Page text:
Tuesday, March 25, 2014

Saying The Rosary

Do you know what this is?  I guess the title of this post really answers that question.

It is a finger rosary, similar to a ring, but is somewhat larger. Rosaries like these are used by either rotating or just holding them between a finger and thumb while praying.  Smaller ring rosaries became known as soldiers' rosaries, because they were often taken into battle by soldiers, most notably during World War I.
It is often referred to as a "Basque rosary".

I keep this one in my purse at all times & have spent many a night, sitting in hospital waiting rooms, fingering the points, while lifting up silent prayers for healing.
One says the “Hail Mary” prayer on each of the ten beads & then recites the “Our Father” when you come to the cross, along with the “Apostles Creed” & “Glory Be To The Father” prayers.  The cycle is then repeated five times around.
If you’d like to learn more about reciting the rosary, follow This Link.

As a Catholic family, we have many rosaries in the house to choose from.
  The pretty vintage faceted glass beads in dark indigo bluish purple,
almost black iridescent blue beads, on the one below,
don’t show up as well as I would have liked them to. 
They really are much prettier in person!
This rosary belonged to my husband’s mother & is very old!
The next one I’d like to share with you, is this creamy white glass version
that has a wonderful little secret to it.


It glows in the dark!

Phosphoric luminous material is what makes them glow for about 2 hours, after exposure to light.
We had similar, but much cheaper, plastic versions when I was a child.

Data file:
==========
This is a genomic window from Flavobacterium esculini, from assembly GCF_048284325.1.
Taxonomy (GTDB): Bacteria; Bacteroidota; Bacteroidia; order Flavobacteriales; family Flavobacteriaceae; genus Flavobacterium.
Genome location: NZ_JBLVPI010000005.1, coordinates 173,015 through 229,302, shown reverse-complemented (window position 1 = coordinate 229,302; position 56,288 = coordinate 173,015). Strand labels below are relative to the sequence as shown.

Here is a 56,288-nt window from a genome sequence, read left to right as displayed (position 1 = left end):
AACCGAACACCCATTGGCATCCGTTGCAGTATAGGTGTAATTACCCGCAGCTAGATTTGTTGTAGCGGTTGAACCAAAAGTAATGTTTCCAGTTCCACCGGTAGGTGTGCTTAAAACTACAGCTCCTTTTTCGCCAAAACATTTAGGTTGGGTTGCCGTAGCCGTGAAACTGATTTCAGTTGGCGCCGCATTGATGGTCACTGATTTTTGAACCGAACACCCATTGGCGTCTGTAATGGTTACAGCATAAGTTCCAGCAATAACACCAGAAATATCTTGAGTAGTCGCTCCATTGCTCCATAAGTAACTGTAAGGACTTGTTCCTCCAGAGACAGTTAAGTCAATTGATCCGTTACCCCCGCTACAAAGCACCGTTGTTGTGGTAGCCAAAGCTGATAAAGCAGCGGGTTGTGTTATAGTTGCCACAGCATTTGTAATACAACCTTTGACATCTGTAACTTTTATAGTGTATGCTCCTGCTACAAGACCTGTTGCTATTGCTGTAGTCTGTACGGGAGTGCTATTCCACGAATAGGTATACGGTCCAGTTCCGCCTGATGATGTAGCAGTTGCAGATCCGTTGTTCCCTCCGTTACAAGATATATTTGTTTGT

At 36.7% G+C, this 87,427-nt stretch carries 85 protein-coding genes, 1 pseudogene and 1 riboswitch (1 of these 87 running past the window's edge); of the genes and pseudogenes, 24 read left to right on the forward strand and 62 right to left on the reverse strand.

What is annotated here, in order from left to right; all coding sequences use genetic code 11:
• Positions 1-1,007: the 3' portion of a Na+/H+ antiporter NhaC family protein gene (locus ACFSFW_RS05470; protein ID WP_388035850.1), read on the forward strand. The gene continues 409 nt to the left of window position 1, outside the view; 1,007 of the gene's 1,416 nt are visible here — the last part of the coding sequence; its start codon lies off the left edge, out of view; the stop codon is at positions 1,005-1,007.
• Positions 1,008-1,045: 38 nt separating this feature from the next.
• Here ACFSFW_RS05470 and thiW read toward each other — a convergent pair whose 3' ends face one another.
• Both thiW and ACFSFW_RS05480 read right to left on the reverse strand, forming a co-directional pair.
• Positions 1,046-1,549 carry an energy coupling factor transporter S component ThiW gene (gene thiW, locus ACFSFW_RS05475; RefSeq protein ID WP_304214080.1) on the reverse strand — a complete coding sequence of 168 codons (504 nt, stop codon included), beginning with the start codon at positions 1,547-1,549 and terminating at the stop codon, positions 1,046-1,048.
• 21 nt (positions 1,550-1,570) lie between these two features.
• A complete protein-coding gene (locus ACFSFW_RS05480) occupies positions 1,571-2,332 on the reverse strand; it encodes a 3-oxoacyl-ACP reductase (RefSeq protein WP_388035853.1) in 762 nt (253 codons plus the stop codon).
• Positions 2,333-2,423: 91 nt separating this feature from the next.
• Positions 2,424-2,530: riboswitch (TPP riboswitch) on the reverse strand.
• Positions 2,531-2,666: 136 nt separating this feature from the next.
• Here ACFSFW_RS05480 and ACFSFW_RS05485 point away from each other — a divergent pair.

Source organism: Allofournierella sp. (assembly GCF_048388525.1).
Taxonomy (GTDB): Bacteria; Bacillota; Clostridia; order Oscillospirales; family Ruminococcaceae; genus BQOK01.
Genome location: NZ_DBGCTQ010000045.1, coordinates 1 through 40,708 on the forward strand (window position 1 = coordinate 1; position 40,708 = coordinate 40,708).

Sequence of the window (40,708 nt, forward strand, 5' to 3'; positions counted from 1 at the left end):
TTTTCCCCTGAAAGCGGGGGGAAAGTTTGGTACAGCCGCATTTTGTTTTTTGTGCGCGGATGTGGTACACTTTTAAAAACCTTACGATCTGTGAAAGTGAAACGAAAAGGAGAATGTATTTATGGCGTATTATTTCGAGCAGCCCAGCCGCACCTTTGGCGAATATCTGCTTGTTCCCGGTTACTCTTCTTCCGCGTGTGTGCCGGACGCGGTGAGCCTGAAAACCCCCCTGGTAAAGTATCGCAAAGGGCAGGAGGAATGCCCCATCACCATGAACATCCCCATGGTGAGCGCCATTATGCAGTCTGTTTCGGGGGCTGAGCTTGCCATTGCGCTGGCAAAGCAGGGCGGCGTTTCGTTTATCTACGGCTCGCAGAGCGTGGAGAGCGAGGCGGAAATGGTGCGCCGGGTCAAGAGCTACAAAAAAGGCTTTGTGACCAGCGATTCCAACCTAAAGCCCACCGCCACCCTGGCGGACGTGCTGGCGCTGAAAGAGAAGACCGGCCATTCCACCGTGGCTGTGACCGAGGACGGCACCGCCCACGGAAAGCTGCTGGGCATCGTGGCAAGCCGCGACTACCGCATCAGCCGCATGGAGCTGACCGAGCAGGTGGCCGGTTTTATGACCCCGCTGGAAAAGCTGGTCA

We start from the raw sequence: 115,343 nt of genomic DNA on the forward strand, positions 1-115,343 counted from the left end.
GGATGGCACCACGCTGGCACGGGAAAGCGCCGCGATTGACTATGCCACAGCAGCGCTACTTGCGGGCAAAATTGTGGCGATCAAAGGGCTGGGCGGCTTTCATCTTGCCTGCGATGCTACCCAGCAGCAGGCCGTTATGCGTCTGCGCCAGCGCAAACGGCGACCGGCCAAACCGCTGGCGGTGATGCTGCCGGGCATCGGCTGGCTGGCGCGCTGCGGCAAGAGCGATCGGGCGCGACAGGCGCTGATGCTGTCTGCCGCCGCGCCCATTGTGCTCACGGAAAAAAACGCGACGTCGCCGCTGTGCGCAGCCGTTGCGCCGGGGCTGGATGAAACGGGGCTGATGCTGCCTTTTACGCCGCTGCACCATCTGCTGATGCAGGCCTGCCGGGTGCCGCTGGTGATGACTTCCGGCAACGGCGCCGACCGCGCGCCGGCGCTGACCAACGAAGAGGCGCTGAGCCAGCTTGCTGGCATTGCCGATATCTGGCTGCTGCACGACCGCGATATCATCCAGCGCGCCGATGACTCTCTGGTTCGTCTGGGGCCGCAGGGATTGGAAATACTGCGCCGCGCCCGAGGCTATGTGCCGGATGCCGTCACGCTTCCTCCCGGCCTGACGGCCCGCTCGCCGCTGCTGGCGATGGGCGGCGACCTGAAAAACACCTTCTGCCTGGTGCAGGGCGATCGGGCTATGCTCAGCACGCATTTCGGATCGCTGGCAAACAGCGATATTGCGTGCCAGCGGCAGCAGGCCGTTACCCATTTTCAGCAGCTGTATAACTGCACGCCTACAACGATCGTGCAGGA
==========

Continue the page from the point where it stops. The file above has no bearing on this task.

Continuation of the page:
I also remember having a statue of the Blessed Virgin Mary that glowed in the dark, too.
We used to test it out by putting her under our bunk beds, to see her light up!  LOL
It was a magical & comforting sight, as a child, to see that glow as one fell asleep, saying your prayers.  I wonder whatever happened to that statue??

From Wikipedia:
“Glow toys were introduced in the late 1950s.  … radium was the radioactive substance first used to make things like watch faces and hands glow. Unlike phosphor, (found in this rosary) which requires exposure to a light source, the radium disturbed the molecular structure enough to give items a perpetual glow even without exposure to light.”
Do you remember watches with faces that glowed green in the dark? 
The masculine rosary beads, above, all belong to my husband, a devout Catholic,
who used to get down on his knees every night before bed, to say his prayers. 
He can’t do that now because of his knee replacement & arthritis but it doesn’t stop him from praying!
Several were gifts from his patients & one we purchased at the Vatican in Rome, when we went to see the "Polish Pope"...Pope John Paul II...a dream of a lifetime trip for us both.


My most cherished & beloved rosary is this beautiful azure or turquoise beaded one